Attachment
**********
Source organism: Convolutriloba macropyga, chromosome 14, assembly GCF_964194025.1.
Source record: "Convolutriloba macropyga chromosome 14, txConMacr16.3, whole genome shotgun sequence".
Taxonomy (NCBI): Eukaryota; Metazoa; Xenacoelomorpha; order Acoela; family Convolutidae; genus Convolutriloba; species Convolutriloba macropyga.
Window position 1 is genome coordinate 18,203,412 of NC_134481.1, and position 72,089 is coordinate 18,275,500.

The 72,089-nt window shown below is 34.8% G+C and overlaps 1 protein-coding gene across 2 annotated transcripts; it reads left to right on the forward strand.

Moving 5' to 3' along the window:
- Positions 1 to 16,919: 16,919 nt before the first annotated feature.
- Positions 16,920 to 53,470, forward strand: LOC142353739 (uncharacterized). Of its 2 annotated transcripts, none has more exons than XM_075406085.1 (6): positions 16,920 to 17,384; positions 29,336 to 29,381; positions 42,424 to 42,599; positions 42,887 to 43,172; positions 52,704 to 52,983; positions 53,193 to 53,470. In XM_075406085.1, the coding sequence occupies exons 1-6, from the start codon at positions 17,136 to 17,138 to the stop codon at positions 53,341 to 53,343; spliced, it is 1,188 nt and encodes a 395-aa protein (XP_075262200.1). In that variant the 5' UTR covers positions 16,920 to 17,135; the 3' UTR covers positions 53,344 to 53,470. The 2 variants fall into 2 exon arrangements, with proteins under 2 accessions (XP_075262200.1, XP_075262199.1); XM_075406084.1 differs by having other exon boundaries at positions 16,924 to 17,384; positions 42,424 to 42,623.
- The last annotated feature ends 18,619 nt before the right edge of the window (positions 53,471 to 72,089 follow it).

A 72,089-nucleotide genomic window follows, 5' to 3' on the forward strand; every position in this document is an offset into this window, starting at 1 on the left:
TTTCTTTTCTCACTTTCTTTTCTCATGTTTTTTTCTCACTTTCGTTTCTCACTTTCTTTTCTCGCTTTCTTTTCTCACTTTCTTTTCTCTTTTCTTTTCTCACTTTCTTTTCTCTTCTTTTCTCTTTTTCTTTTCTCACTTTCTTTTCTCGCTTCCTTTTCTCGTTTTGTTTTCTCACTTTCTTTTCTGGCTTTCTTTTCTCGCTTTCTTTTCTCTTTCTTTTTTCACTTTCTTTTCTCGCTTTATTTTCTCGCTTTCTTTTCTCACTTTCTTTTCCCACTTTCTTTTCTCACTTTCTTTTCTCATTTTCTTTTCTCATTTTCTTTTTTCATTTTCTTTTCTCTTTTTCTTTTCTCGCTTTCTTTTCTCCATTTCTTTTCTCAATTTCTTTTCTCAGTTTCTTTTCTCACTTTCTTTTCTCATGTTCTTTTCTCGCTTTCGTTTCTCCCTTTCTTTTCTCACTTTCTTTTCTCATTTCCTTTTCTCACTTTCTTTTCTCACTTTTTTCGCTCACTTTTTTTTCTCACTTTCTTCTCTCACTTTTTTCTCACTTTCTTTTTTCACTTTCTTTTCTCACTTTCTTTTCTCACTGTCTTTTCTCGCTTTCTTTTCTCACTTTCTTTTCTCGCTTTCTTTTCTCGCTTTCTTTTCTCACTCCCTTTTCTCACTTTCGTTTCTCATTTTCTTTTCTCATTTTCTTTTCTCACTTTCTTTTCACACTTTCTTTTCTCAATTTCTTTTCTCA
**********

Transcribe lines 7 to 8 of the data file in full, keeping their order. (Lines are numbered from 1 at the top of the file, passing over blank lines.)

- Positions 1 to 16,919: 16,919 nt before the first annotated feature.
- Positions 16,920 to 53,470, forward strand: LOC142353739 (uncharacterized). Of its 2 annotated transcripts, none has more exons than XM_075406085.1 (6): positions 16,920 to 17,384; positions 29,336 to 29,381; positions 42,424 to 42,599; positions 42,887 to 43,172; positions 52,704 to 52,983; positions 53,193 to 53,470. In XM_075406085.1, the coding sequence occupies exons 1-6, from the start codon at positions 17,136 to 17,138 to the stop codon at positions 53,341 to 53,343; spliced, it is 1,188 nt and encodes a 395-aa protein (XP_075262200.1). In that variant the 5' UTR covers positions 16,920 to 17,135; the 3' UTR covers positions 53,344 to 53,470. The 2 variants fall into 2 exon arrangements, with proteins under 2 accessions (XP_075262200.1, XP_075262199.1); XM_075406084.1 differs by having other exon boundaries at positions 16,924 to 17,384; positions 42,424 to 42,623.